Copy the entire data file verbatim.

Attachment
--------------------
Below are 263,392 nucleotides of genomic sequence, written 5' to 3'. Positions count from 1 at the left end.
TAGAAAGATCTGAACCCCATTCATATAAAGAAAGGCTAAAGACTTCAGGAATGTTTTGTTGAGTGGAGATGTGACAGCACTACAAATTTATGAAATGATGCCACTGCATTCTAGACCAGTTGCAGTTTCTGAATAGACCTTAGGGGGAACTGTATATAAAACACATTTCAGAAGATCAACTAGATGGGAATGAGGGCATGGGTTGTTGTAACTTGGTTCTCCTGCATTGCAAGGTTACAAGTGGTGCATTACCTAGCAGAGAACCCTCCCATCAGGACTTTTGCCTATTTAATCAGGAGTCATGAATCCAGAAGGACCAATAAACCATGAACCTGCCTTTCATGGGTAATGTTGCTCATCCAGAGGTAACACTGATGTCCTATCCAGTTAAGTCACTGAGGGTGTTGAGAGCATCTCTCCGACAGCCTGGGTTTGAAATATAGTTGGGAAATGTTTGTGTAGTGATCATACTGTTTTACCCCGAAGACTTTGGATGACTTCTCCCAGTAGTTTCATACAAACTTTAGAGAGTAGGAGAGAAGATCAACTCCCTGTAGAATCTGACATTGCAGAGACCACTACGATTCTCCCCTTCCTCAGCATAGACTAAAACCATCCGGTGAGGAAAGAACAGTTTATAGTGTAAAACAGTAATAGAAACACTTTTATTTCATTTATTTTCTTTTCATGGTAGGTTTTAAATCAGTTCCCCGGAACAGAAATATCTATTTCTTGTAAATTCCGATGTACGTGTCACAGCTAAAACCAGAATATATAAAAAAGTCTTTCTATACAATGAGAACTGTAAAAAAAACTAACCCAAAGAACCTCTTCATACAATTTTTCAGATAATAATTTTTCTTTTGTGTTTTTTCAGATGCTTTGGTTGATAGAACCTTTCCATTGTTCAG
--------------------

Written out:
Below are 263,392 nucleotides of genomic sequence, written 5' to 3'. Positions count from 1 at the left end.
TAGAAAGATCTGAACCCCATTCATATAAAGAAAGGCTAAAGACTTCAGGAATGTTTTGTTGAGTGGAGATGTGACAGCACTACAAATTTATGAAATGATGCCACTGCATTCTAGACCAGTTGCAGTTTCTGAATAGACCTTAGGGGGAACTGTATATAAAACACATTTCAGAAGATCAACTAGATGGGAATGAGGGCATGGGTTGTTGTAACTTGGTTCTCCTGCATTGCAAGGTTACAAGTGGTGCATTACCTAGCAGAGAACCCTCCCATCAGGACTTTTGCCTATTTAATCAGGAGTCATGAATCCAGAAGGACCAATAAACCATGAACCTGCCTTTCATGGGTAATGTTGCTCATCCAGAGGTAACACTGATGTCCTATCCAGTTAAGTCACTGAGGGTGTTGAGAGCATCTCTCCGACAGCCTGGGTTTGAAATATAGTTGGGAAATGTTTGTGTAGTGATCATACTGTTTTACCCCGAAGACTTTGGATGACTTCTCCCAGTAGTTTCATACAAACTTTAGAGAGTAGGAGAGAAGATCAACTCCCTGTAGAATCTGACATTGCAGAGACCACTACGATTCTCCCCTTCCTCAGCATAGACTAAAACCATCCGGTGAGGAAAGAACAGTTTATAGTGTAAAACAGTAATAGAAACACTTTTATTTCATTTATTTTCTTTTCATGGTAGGTTTTAAATCAGTTCCCCGGAACAGAAATATCTATTTCTTGTAAATTCCGATGTACGTGTCACAGCTAAAACCAGAATATATAAAAAAGTCTTTCTATACAATGAGAACTGTAAAAAAAACTAACCCAAAGAACCTCTTCATACAATTTTTCAGATAATAATTTTTCTTTTGTGTTTTTTCAGATGCTTTGGTTGATAGAACCTTTCCATTGTTCAG